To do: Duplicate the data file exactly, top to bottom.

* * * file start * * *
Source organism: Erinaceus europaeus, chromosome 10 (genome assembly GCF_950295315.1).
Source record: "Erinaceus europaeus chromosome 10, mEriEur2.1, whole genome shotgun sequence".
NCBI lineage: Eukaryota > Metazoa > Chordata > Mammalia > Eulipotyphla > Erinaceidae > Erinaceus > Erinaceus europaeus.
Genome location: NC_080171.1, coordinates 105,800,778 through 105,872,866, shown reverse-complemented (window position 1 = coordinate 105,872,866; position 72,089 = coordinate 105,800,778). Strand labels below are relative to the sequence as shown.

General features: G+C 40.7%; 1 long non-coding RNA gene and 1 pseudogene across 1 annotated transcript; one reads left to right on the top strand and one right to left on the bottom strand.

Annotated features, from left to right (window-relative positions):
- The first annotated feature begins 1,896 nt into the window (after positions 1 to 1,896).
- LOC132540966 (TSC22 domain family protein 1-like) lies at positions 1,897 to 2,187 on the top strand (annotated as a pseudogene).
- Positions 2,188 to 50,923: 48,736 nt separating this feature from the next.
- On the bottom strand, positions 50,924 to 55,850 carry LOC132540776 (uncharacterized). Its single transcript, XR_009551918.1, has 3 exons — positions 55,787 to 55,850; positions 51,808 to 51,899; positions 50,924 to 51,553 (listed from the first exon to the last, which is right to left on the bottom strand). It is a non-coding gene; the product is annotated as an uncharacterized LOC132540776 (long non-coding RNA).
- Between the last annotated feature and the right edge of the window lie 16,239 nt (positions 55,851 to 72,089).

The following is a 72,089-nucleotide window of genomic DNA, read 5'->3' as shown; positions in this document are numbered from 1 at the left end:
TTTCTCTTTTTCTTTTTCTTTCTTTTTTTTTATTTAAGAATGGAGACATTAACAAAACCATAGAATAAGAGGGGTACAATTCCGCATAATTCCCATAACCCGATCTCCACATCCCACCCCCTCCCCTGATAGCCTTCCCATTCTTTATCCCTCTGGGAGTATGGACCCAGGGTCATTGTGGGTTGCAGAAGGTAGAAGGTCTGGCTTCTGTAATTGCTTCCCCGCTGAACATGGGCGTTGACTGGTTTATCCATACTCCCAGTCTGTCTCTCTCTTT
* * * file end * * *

Source organism: Erinaceus europaeus, chromosome 10 (genome assembly GCF_950295315.1).
Source record: "Erinaceus europaeus chromosome 10, mEriEur2.1, whole genome shotgun sequence".
NCBI lineage: Eukaryota > Metazoa > Chordata > Mammalia > Eulipotyphla > Erinaceidae > Erinaceus > Erinaceus europaeus.
Genome location: NC_080171.1, coordinates 105,800,778 through 105,872,866, shown reverse-complemented (window position 1 = coordinate 105,872,866; position 72,089 = coordinate 105,800,778). Strand labels below are relative to the sequence as shown.

General features: G+C 40.7%; 1 long non-coding RNA gene and 1 pseudogene across 1 annotated transcript; one reads left to right on the top strand and one right to left on the bottom strand.

Annotated features, from left to right (window-relative positions):
- The first annotated feature begins 1,896 nt into the window (after positions 1 to 1,896).
- LOC132540966 (TSC22 domain family protein 1-like) lies at positions 1,897 to 2,187 on the top strand (annotated as a pseudogene).
- Positions 2,188 to 50,923: 48,736 nt separating this feature from the next.
- On the bottom strand, positions 50,924 to 55,850 carry LOC132540776 (uncharacterized). Its single transcript, XR_009551918.1, has 3 exons — positions 55,787 to 55,850; positions 51,808 to 51,899; positions 50,924 to 51,553 (listed from the first exon to the last, which is right to left on the bottom strand). It is a non-coding gene; the product is annotated as an uncharacterized LOC132540776 (long non-coding RNA).
- Between the last annotated feature and the right edge of the window lie 16,239 nt (positions 55,851 to 72,089).

The following is a 72,089-nucleotide window of genomic DNA, read 5'->3' as shown; positions in this document are numbered from 1 at the left end:
TTTCTCTTTTTCTTTTTCTTTCTTTTTTTTTATTTAAGAATGGAGACATTAACAAAACCATAGAATAAGAGGGGTACAATTCCGCATAATTCCCATAACCCGATCTCCACATCCCACCCCCTCCCCTGATAGCCTTCCCATTCTTTATCCCTCTGGGAGTATGGACCCAGGGTCATTGTGGGTTGCAGAAGGTAGAAGGTCTGGCTTCTGTAATTGCTTCCCCGCTGAACATGGGCGTTGACTGGTTTATCCATACTCCCAGTCTGTCTCTCTCTTT